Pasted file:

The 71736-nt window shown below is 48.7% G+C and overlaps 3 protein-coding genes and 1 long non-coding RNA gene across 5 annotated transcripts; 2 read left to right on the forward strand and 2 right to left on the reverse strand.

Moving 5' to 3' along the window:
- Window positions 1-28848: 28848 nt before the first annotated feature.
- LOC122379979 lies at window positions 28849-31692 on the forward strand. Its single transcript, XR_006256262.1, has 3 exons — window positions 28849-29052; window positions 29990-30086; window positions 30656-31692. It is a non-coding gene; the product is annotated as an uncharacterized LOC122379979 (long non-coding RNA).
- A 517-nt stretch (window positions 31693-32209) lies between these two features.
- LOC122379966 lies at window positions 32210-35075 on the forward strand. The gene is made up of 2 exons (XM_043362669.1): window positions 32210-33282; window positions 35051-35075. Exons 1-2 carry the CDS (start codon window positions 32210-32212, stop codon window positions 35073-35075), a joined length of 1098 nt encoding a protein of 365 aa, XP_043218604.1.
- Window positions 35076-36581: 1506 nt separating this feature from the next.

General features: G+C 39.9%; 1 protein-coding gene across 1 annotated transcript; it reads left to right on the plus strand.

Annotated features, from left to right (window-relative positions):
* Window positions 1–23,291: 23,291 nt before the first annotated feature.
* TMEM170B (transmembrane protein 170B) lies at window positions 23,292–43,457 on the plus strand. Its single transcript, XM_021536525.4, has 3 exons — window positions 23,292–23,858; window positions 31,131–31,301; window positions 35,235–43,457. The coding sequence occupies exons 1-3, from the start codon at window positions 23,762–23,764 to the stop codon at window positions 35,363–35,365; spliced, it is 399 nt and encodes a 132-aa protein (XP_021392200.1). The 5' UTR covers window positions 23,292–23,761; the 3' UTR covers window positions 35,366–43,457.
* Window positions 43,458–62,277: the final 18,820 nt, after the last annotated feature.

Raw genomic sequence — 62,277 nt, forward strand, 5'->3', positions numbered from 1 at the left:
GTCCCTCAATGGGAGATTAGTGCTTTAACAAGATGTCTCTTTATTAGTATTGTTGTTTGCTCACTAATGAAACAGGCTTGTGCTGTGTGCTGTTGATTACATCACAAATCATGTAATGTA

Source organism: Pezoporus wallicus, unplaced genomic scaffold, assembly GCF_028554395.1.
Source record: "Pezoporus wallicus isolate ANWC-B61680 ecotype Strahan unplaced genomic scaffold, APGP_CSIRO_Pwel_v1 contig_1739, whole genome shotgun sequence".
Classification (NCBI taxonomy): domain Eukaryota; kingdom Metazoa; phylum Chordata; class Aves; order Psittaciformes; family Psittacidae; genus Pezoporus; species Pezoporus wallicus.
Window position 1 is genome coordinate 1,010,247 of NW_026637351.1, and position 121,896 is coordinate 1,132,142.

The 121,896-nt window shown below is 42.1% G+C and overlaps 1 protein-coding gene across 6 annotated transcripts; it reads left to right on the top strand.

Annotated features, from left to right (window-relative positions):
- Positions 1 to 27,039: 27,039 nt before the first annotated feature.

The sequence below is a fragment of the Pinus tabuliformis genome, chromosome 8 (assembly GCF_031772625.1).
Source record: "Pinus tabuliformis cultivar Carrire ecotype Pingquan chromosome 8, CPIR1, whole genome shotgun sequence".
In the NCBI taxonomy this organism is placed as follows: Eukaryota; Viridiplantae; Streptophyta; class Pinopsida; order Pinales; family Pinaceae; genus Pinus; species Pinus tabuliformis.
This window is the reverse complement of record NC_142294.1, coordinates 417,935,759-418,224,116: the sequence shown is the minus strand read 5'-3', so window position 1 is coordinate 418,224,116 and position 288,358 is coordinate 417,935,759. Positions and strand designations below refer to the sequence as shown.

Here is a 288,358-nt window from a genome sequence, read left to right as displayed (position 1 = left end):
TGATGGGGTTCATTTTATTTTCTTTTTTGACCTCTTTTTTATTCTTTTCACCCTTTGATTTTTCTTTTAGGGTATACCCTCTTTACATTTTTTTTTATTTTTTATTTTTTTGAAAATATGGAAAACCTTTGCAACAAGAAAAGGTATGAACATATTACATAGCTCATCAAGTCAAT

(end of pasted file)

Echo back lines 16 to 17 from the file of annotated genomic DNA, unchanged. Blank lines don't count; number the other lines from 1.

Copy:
Source record: "Pezoporus wallicus isolate ANWC-B61680 ecotype Strahan unplaced genomic scaffold, APGP_CSIRO_Pwel_v1 contig_1739, whole genome shotgun sequence".
Classification (NCBI taxonomy): domain Eukaryota; kingdom Metazoa; phylum Chordata; class Aves; order Psittaciformes; family Psittacidae; genus Pezoporus; species Pezoporus wallicus.